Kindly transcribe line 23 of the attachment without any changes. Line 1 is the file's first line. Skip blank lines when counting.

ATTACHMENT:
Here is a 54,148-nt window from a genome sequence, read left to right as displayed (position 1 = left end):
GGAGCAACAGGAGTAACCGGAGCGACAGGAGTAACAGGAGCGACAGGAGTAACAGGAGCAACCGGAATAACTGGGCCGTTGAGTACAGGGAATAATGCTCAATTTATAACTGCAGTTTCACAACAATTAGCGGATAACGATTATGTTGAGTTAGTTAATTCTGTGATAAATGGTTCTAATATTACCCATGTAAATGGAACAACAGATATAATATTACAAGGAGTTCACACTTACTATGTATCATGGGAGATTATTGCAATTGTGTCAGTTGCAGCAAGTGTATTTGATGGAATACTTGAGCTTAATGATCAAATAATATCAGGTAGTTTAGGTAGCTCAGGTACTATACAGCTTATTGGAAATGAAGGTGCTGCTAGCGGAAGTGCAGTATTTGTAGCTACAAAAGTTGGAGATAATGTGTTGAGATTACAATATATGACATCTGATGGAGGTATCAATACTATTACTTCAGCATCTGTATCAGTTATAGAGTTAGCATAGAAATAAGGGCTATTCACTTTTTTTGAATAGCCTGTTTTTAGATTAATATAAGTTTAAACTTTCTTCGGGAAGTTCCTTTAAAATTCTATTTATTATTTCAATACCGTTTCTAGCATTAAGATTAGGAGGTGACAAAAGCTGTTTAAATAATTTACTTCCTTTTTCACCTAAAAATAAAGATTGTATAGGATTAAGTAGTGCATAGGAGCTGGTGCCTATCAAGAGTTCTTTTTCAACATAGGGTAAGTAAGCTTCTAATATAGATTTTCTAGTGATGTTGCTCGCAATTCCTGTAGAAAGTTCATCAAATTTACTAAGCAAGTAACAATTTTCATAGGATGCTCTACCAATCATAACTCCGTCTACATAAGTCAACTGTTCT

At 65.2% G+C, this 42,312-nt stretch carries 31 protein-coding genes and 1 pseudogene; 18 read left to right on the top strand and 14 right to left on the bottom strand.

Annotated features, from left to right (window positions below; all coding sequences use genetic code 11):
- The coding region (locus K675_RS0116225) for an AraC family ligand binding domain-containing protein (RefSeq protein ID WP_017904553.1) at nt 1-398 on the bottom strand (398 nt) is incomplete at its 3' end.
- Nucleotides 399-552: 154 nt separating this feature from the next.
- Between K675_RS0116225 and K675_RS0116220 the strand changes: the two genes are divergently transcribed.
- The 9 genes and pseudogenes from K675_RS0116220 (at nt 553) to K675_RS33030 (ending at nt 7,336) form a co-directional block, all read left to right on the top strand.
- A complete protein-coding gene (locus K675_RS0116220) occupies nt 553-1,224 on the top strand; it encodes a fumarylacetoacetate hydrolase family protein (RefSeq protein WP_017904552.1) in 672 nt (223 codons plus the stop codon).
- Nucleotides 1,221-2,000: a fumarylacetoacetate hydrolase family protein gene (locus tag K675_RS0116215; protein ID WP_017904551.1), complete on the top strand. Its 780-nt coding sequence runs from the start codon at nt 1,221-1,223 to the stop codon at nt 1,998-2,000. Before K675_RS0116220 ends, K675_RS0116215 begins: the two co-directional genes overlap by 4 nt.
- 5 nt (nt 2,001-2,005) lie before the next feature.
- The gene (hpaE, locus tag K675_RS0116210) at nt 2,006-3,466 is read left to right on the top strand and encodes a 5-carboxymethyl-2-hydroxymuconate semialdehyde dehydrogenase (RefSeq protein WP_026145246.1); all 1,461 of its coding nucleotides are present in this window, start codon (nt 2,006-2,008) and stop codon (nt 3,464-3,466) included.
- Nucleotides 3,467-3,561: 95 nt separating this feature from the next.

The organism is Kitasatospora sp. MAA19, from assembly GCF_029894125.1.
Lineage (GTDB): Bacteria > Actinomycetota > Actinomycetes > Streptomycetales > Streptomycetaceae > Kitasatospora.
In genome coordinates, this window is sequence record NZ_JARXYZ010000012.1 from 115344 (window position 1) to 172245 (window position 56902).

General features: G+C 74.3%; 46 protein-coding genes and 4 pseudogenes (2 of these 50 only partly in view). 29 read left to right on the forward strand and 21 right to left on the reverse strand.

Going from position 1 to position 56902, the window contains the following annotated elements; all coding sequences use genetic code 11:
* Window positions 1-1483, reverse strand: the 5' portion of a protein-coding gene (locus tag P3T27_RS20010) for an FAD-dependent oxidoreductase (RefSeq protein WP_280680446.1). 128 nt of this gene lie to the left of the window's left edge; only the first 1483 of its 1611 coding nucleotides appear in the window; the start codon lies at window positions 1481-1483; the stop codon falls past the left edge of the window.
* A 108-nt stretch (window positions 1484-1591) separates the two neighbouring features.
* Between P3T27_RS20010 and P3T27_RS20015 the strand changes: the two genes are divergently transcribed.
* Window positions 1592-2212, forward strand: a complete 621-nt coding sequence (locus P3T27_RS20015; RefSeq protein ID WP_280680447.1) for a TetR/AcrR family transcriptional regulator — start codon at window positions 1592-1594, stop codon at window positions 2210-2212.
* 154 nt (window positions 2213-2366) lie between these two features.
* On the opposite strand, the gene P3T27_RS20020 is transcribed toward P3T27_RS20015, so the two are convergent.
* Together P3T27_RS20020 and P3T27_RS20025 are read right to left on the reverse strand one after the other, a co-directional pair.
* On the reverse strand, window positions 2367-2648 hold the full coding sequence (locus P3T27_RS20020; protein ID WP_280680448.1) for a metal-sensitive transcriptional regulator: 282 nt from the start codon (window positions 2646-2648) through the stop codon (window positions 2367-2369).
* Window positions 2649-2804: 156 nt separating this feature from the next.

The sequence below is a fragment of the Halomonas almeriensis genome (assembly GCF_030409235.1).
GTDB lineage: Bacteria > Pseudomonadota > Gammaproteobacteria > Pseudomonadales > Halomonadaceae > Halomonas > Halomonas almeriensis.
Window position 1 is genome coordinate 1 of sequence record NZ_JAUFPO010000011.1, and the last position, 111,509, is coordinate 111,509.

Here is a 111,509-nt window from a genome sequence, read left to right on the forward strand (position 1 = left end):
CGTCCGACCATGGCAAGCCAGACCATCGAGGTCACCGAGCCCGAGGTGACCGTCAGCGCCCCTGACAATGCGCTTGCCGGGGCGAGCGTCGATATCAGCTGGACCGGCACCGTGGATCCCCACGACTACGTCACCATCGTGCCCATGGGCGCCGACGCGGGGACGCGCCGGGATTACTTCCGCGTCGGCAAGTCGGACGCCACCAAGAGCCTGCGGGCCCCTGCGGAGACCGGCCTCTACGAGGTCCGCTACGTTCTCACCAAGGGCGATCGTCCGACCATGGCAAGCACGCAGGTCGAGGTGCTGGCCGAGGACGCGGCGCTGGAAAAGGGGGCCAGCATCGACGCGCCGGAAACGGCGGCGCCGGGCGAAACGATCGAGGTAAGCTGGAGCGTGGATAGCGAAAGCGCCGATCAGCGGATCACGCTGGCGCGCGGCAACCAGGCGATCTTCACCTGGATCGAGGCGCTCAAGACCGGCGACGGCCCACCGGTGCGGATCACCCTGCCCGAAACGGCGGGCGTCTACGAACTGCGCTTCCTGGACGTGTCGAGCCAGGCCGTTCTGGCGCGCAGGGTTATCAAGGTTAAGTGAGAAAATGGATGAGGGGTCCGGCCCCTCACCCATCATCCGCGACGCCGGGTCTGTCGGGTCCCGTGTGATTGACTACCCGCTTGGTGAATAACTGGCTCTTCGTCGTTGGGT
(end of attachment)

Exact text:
* 154 nt (window positions 2213-2366) lie between these two features.